Climbing A Wall Of Worry

The third quarter of 2017 was highlighted by unfavorable seasonal effects and a steady stream of nerve wracking geopolitical developments, but despite a challenging environment world equity markets persistently fought off short-term jitters and closed out the quarter solidly in the green. Commodities markets also bounced back in the third quarter, and fixed income found a way to post positive returns as investors continued to demonstrate an appetite for both credit related yield and safe-haven plays to hedge portfolio risks.

Those who stayed invested during the third quarter were amply rewarded for doing so, but as markets climbed higher the risks of an overvalued market rose in tandem. With the fourth quarter looming, investors must decide if they should remain fully invested, or start to pull back after the unusually strong run this year.

Gameplan For A Market Hangover

The first quarter picked up where the fourth quarter left off, with equity markets celebrating the surprise of a new U.S. administration that global investors perceived to be more business friendly than the previous one. During the quarter, stocks rallied around the world and along with a pullback in the U.S. dollar and signs that global growth was slowly reviving, many international stocks enjoyed gains in excess of the U.S. While the stock market roared, the bond and commodity markets were less enthused, as bonds bounced and commodities gave back some of the gains that accrued towards the end of the year. By the end of the quarter the equity markets were mostly calm, but with tensions that were beginning to build and signal that some of the election-driven luster was beginning to wear off.

Hangovers & Roadmaps

2016 began with a thud and ended with a bang. After one of the worst-ever starts to a year, U.S. stocks managed to rebound and ultimately finish the year with solid gains. Much of the rise came in the final few weeks of the year, following the surprising results of the U.S. presidential election. Indeed, there has been an abrupt change in market sentiment, and asset prices have largely taken their cues from a recalibration of economic expectations in the wake of the surprising Trump victory and Republican sweep of Congress.

Moving to a Negative Interest Rate

With the Federal Reserve recently raising interest rates for the first time in many years, the U.S. economy may be at the beginning of a transition away from the ultra-accommodative monetary policy environment that has existed since the global financial crisis. However, central banks in other major developed economies are not following suit—in fact, they are still trying to counteract the current low growth, low inflation economic environment.

Will Greece Trip Up the Bull?

The headlines out of Greece are coming fast – deal, no deal, default, referendum, etc. It’s enough to make investors’ heads spin trying to keep up with the news flow. Markets have been volatile this week in reaction to the back and forth, and the rising possibility that Greece may leave the Eurozone. Investors are starting to fear that this could potentially be another “Lehman moment” that results in financial contagion across global markets.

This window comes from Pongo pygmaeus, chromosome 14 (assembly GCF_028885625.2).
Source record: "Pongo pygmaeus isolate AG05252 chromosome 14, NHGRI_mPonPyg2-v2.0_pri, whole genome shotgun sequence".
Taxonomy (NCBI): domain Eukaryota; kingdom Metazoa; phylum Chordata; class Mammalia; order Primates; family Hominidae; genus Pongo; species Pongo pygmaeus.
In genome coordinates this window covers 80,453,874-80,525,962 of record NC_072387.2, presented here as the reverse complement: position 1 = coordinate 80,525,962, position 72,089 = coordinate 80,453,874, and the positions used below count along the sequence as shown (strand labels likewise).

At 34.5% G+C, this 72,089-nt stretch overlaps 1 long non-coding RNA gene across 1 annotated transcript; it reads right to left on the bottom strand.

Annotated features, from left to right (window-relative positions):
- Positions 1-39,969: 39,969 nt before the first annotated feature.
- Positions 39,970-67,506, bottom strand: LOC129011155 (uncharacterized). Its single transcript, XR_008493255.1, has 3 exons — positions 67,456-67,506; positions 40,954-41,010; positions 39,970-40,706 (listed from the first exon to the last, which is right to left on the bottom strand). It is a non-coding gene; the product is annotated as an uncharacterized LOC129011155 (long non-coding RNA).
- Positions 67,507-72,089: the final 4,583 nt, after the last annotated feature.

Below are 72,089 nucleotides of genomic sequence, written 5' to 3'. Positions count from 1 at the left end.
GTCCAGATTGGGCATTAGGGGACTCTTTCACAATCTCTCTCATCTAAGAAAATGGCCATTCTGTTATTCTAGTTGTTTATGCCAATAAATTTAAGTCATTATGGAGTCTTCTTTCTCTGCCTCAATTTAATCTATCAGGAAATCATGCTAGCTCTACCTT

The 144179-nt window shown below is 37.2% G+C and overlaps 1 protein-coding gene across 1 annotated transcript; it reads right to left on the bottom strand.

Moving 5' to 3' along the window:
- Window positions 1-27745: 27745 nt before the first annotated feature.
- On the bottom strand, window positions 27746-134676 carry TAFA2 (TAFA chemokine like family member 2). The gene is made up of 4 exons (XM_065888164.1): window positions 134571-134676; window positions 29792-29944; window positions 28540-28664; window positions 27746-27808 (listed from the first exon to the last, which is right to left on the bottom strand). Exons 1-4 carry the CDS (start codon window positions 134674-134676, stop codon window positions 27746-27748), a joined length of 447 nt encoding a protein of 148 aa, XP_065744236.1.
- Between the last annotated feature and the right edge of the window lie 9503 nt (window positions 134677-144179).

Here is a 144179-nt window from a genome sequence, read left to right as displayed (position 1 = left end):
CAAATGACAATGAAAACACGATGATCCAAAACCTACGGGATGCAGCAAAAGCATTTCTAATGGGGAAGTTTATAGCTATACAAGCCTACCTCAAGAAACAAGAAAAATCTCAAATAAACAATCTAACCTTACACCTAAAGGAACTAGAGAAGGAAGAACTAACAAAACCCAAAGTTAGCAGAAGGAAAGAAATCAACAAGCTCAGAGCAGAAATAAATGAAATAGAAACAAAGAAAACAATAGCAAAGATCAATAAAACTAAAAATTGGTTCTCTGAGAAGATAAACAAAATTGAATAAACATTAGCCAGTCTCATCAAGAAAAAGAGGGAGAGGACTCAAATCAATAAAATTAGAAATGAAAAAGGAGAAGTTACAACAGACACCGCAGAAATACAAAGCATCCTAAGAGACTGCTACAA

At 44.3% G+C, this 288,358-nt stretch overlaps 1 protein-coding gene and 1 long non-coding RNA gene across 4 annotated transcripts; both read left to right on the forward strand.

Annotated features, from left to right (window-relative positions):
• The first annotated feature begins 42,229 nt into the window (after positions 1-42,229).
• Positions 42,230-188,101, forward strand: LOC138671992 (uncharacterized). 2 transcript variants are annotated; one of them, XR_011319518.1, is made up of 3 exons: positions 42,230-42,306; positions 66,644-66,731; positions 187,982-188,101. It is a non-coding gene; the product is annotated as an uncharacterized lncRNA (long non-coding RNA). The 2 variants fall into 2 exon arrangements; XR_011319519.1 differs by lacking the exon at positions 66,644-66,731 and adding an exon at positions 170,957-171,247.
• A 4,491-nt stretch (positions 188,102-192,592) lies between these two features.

The Countdown to QE in Europe

Next Thursday (January 22), the European Central Bank will be hosting an important meeting. Last year, Europe experienced a setback in their recovery from the debt crisis as growth ground to a halt. As a result, the ECB took a series of actions over the past several months in an attempt to support the recovery. Their efforts thus far have been considered lackluster by financial markets, which has led to growing speculation that ECB President Mario Draghi will resort to a large-scale asset purchase program (otherwise known as quantitative easing) in hopes of achieving the desired impact. Indeed, he has stated on more than one occasion that the ECB intends to restore the balance sheet back to its 2012 level, which translates into an expansion of nearly one trillion euros from its current size.

Emerging Markets Are Leading the Way Down

Markets are continuing to react and adjust, mostly in a negative manner, to the Federal Reserve’s announcement about their intention to wind down their quantitative easing program later this year. Volatility, as it is known to do, popped back up in fairly short order after a steady decline through the first five months of the year. The S&P 500 Index is now off by more than -5% from its high on May 21, and interest rates on the 10-Year U.S. Treasury are high by almost 1% from their low on May 2nd. While corrections and pullbacks are always unsettling, the moves so far in the U.S. have been fairly run of the mill. After all, the S&P is still up more than 10% on the year, and bonds, at 2.58%, are still at extraordinarily low levels.